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Pictures of stellar nurseries inspire another way to do science

Pictures of stellar nurseries inspire another way to do science

An international team of scientists led by Stefan Mengast of the University of Vienna in Austria last week released some of the most complete infrared images ever taken of our region’s stellar nurseries.

The project, which observed nebula regions in Orion, Ophiuchus, Chameleon, Coroa Australis, and Lupus, counted on 50 hours of the European Southern Observatory’s Vista telescope, collecting more than 1 million individual images, roughly 20 terabytes of data.

Star nurseries are large clouds of gas and dust from which new stars are forming. Thus, by studying these regions, we hope to better understand the star birth process by directly investigating the youngest stars and the medium in which they are formed.

It is interesting to emphasize the importance of the type of radiation observed. By obtaining infrared images, astronomers were able to reduce the problem caused by the large amount of dust in these clouds, which blocks the visible light produced by the stars within them. Thus, we can directly obtain information about what is happening in the heart of these clouds.

In addition to the detailed composition, covering from the center of the regions to their outskirts, the project also had temporal coverage: by observing the stars for five years, between 2017 and 2022, the team was able to observe their motion, and better describe it. Physical processes inside clouds.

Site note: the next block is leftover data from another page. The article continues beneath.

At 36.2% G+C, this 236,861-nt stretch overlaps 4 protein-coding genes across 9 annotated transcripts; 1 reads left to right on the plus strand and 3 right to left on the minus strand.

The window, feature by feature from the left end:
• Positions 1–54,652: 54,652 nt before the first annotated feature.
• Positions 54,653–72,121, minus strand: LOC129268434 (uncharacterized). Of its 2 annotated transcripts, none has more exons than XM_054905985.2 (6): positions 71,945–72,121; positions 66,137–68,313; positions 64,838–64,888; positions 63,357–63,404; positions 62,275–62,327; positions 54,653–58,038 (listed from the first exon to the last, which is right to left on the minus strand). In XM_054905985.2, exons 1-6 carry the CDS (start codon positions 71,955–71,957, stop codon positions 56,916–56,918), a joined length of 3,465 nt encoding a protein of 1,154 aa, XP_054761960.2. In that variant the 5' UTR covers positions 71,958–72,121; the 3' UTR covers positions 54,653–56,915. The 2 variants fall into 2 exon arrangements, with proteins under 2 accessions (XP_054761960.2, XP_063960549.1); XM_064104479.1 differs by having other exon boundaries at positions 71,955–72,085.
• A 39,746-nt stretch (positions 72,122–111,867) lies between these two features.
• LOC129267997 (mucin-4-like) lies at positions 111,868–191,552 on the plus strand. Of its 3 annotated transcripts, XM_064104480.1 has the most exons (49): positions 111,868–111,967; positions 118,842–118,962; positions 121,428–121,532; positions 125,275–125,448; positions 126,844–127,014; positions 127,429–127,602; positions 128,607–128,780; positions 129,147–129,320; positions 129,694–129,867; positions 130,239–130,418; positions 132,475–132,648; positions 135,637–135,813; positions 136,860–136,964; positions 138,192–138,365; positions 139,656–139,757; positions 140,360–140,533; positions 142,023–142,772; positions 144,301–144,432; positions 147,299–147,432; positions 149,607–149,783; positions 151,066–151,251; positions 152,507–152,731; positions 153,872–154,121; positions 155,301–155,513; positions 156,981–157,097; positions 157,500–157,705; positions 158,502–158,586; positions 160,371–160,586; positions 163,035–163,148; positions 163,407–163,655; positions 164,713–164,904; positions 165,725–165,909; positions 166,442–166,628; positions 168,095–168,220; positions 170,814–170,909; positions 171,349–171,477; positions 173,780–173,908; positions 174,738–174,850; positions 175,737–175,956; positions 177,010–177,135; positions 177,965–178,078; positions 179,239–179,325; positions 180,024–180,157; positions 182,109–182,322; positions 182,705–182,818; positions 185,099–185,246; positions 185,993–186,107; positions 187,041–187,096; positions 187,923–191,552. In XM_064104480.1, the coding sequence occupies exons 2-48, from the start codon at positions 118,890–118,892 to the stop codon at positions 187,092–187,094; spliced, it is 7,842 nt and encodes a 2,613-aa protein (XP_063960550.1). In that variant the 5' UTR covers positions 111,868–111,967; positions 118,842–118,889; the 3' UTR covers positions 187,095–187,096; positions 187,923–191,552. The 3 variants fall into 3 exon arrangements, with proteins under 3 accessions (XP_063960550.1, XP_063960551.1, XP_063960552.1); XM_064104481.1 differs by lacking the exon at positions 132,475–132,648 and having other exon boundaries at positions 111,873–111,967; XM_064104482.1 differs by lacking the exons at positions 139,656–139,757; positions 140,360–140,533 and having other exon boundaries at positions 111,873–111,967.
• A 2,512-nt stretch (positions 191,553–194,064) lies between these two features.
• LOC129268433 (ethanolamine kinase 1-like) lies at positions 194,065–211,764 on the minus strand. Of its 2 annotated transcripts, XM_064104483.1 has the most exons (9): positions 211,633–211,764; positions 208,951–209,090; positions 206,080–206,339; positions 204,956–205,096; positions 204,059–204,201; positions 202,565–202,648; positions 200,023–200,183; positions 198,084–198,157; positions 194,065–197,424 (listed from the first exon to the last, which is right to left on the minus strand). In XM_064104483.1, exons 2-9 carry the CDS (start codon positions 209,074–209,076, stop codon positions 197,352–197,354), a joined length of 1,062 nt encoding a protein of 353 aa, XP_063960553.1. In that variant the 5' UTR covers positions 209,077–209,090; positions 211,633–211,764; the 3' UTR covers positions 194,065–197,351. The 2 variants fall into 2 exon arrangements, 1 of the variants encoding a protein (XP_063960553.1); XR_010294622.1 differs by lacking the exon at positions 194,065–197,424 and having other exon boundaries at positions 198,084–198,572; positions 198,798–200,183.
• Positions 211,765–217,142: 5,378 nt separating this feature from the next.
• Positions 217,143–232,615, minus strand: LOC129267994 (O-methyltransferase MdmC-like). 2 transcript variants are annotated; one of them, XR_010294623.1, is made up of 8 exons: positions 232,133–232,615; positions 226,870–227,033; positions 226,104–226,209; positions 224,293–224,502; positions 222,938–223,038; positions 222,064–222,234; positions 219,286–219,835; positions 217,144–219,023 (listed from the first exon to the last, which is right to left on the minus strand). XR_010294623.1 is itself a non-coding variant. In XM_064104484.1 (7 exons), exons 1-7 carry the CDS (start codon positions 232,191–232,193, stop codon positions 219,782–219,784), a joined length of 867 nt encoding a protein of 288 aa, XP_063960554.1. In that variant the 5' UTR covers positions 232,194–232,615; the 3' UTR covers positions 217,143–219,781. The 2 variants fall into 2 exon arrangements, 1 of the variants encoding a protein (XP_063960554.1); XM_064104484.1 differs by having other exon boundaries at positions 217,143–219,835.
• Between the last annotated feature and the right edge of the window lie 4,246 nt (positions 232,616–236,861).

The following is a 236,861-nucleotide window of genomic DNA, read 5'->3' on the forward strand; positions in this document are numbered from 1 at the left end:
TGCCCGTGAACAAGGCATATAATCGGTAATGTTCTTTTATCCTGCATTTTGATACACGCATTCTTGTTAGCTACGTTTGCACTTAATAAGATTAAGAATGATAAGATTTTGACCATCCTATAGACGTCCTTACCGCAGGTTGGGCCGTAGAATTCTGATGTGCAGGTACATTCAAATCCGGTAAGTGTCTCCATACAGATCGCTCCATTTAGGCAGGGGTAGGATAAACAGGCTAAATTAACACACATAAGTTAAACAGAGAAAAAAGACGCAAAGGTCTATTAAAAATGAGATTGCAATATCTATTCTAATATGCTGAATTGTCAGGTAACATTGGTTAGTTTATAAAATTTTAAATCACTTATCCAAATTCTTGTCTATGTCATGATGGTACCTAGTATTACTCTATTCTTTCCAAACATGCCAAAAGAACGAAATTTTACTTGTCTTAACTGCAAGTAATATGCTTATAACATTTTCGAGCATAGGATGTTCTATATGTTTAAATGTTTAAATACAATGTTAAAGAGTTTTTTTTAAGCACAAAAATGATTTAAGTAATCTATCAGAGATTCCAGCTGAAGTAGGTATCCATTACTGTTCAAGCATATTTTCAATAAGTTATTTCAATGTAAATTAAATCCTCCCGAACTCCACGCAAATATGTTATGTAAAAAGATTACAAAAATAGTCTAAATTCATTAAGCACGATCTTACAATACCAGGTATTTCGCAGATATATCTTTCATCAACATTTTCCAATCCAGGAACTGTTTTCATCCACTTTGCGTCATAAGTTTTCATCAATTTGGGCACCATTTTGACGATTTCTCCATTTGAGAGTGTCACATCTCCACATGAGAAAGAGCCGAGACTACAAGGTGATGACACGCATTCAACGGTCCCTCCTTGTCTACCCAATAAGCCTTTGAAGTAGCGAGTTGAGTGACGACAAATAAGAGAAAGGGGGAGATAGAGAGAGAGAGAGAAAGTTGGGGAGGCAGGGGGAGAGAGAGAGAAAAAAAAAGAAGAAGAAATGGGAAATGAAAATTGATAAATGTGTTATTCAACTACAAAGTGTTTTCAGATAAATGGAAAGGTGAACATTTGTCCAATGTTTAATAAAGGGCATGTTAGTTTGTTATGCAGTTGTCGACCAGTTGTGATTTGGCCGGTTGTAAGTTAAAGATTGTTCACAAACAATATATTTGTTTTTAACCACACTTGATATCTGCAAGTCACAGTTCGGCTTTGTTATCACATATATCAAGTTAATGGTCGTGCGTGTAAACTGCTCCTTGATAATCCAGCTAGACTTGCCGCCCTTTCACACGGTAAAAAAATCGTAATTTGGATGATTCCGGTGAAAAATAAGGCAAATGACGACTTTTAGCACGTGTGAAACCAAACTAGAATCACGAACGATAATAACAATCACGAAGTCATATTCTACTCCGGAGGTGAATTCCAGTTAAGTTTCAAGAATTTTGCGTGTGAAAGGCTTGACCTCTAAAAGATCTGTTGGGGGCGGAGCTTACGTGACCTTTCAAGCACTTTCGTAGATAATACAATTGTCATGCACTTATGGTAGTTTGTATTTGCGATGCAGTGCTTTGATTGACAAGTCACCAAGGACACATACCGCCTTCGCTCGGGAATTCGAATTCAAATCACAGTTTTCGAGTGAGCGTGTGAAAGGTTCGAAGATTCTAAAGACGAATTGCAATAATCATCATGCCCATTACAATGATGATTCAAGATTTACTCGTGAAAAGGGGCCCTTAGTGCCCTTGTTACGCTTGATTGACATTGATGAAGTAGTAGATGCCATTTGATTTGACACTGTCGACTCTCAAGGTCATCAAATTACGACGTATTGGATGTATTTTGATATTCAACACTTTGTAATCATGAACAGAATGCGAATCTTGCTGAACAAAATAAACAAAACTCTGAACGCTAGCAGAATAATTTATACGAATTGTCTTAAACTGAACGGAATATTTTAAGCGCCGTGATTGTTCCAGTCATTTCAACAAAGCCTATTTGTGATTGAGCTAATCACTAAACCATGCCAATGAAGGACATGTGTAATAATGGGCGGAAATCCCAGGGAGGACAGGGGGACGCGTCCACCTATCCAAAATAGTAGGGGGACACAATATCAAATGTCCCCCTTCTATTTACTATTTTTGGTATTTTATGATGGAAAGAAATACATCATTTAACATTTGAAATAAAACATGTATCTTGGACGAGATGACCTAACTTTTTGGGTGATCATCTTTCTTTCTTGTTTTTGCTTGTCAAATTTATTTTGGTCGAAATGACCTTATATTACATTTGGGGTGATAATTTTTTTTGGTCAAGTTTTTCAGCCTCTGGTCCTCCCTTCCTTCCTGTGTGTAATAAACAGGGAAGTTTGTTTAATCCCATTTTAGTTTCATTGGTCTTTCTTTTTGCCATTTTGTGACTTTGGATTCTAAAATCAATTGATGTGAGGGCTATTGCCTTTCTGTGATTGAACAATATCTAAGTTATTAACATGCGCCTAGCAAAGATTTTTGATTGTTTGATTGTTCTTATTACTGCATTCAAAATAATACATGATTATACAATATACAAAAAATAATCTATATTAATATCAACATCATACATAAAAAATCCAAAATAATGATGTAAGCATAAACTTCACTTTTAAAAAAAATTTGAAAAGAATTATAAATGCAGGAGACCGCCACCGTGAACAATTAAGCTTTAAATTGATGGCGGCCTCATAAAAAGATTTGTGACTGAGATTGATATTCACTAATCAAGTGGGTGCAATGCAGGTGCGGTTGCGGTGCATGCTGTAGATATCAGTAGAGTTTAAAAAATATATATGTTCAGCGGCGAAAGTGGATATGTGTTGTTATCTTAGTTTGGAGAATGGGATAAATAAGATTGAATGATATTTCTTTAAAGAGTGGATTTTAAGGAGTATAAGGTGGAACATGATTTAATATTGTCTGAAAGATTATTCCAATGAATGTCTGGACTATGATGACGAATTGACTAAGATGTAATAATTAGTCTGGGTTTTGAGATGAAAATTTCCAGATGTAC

In this way, the project also serves as a complement to the European Space Agency’s Gaia satellite. Although Gaia can more accurately determine the motion of stars in our galaxy, its visible camera is unable to penetrate the dust layer and observe the interiors of stellar nurseries.

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An interesting point about this project is its community character: it is what we call a public survey.

Rather than obtaining data that only the original science team would use, it produces images and catalogs of data that are available to anyone who wants to access it online.

So, while it’s a relatively high investment of resources – after all, it’s been a lot of nights for a relatively large telescope – the expected return is also high.

Scientists around the world can use the data in different ways, which greatly increases the discoverability of the images.

This way of doing science has become increasingly popular since the beginning of the 21st century. Officials and politicians have noticed that this model is capable of achieving much more results in a given period, allowing for the free development of ideas from the same set of observations.

Will this be the way of the future, making the exchange of information between scientists more free?

It is undoubtedly a democratic path, helping to break down barriers that prevent researchers from countries with less access to resources from accessing data from more advanced telescopes.